Tanzania has started filling the Julius Nyerere Dam for the new 2,115 MW hydropower plant. The project cost is said to be about $3 billion.
Tanzania currently has an installed capacity of around 1,600 MW. 48% of this capacity is from natural gas, 31% from hydropower, with the rest mostly from other fossil fuels. The contribution from solar is still below 1%. The Julius Nyerere hydropower plant will see Tanzania’s installed capacity jump to about 3,700 MW. This will give a much needed boost to power economic growth in a country with a population of about 63 million people.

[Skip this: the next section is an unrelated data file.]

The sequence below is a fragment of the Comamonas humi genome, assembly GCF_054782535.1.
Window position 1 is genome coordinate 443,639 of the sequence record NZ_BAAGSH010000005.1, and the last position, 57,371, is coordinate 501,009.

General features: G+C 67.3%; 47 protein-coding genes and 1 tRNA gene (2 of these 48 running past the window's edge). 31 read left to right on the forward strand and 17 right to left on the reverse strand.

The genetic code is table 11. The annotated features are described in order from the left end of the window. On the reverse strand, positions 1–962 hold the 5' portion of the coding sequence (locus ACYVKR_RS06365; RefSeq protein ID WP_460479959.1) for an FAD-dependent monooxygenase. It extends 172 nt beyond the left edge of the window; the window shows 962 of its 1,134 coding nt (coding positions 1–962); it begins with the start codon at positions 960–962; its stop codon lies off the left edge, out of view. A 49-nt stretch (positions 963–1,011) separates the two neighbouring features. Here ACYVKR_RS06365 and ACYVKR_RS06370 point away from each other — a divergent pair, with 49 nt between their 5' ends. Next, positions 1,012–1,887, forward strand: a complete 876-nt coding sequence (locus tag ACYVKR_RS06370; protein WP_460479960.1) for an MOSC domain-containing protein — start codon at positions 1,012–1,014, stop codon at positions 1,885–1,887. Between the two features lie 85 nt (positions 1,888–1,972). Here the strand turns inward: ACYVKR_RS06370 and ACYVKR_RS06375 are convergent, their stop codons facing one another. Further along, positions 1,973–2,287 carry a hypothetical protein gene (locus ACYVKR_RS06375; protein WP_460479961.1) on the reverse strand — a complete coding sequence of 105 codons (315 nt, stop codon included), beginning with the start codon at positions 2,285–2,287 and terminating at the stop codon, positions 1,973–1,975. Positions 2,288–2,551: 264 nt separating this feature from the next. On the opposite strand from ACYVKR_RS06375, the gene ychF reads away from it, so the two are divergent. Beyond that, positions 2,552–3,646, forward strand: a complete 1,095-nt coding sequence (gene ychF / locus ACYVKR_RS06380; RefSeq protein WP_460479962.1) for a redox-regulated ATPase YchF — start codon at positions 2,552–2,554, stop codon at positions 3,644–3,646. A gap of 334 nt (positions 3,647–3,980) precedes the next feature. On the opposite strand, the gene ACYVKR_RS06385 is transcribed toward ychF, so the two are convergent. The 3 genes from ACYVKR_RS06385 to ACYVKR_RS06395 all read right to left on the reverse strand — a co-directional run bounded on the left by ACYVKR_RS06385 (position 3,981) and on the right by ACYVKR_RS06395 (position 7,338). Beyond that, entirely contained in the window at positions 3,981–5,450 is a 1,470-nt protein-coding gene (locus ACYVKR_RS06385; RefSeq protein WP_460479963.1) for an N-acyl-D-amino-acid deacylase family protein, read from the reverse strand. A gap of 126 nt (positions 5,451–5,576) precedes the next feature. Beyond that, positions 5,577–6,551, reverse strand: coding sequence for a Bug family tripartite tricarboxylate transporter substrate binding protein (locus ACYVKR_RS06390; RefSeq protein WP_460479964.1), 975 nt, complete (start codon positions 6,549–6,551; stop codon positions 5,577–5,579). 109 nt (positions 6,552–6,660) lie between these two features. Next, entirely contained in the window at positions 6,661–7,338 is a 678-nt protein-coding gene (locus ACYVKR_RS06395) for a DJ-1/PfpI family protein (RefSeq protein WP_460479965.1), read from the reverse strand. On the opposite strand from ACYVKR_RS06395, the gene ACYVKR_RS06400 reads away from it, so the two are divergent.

Looking at Tanzania, there is a lot of room to add more utility-scale solar. Solar currently has a market share of only 1%. The development of a strong East African power pool will also be critical as Tanzania could tap into the potential for wind in Ethiopia and Kenya, as well as Kenya’s geothermal potential. Tanzania’s hydro can then also support Kenya and Ethiopia’s wind as needed.